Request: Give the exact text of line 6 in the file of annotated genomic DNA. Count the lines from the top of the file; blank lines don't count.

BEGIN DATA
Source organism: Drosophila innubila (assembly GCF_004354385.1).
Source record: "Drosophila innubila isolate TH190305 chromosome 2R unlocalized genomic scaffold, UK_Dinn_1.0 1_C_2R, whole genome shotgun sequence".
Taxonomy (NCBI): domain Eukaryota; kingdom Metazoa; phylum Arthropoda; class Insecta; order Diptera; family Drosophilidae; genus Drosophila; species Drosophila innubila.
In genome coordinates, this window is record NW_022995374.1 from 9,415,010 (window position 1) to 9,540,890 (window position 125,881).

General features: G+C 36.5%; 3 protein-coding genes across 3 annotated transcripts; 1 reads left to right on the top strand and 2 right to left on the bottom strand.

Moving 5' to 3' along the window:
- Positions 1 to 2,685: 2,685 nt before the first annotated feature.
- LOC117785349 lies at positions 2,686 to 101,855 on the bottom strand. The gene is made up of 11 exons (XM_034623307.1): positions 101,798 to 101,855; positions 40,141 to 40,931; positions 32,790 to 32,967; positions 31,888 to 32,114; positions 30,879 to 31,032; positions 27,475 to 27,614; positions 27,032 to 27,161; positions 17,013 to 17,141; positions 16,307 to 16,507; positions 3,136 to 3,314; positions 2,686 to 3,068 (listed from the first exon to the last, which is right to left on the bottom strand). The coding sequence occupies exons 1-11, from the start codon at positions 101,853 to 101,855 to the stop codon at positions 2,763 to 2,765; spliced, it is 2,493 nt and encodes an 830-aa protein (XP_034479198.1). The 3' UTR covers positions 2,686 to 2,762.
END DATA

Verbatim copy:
Moving 5' to 3' along the window: